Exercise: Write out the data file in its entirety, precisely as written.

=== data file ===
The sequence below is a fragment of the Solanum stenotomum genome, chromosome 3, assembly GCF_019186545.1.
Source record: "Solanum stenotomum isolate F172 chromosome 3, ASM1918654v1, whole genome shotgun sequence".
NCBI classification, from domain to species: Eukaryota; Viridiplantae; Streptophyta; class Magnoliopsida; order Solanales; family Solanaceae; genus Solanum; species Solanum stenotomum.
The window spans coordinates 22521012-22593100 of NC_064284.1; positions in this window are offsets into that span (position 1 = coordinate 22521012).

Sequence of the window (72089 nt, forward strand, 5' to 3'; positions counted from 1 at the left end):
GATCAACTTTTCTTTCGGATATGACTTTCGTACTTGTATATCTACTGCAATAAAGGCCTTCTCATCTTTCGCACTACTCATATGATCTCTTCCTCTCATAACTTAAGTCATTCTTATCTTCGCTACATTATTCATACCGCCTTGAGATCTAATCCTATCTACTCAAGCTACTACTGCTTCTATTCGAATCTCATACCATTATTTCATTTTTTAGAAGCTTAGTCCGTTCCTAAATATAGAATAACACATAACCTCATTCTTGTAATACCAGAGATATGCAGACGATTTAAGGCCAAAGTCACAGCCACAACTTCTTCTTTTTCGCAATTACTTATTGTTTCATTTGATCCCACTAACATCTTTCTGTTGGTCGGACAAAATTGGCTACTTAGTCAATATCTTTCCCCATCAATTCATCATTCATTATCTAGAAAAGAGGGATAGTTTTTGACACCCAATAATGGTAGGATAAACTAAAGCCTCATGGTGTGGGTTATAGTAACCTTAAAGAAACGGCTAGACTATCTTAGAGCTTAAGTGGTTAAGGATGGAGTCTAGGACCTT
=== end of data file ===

The sequence below is a fragment of the Solanum stenotomum genome, chromosome 3, assembly GCF_019186545.1.
Source record: "Solanum stenotomum isolate F172 chromosome 3, ASM1918654v1, whole genome shotgun sequence".
NCBI classification, from domain to species: Eukaryota; Viridiplantae; Streptophyta; class Magnoliopsida; order Solanales; family Solanaceae; genus Solanum; species Solanum stenotomum.
The window spans coordinates 22521012-22593100 of NC_064284.1; positions in this window are offsets into that span (position 1 = coordinate 22521012).

Sequence of the window (72089 nt, forward strand, 5' to 3'; positions counted from 1 at the left end):
GATCAACTTTTCTTTCGGATATGACTTTCGTACTTGTATATCTACTGCAATAAAGGCCTTCTCATCTTTCGCACTACTCATATGATCTCTTCCTCTCATAACTTAAGTCATTCTTATCTTCGCTACATTATTCATACCGCCTTGAGATCTAATCCTATCTACTCAAGCTACTACTGCTTCTATTCGAATCTCATACCATTATTTCATTTTTTAGAAGCTTAGTCCGTTCCTAAATATAGAATAACACATAACCTCATTCTTGTAATACCAGAGATATGCAGACGATTTAAGGCCAAAGTCACAGCCACAACTTCTTCTTTTTCGCAATTACTTATTGTTTCATTTGATCCCACTAACATCTTTCTGTTGGTCGGACAAAATTGGCTACTTAGTCAATATCTTTCCCCATCAATTCATCATTCATTATCTAGAAAAGAGGGATAGTTTTTGACACCCAATAATGGTAGGATAAACTAAAGCCTCATGGTGTGGGTTATAGTAACCTTAAAGAAACGGCTAGACTATCTTAGAGCTTAAGTGGTTAAGGATGGAGTCTAGGACCTT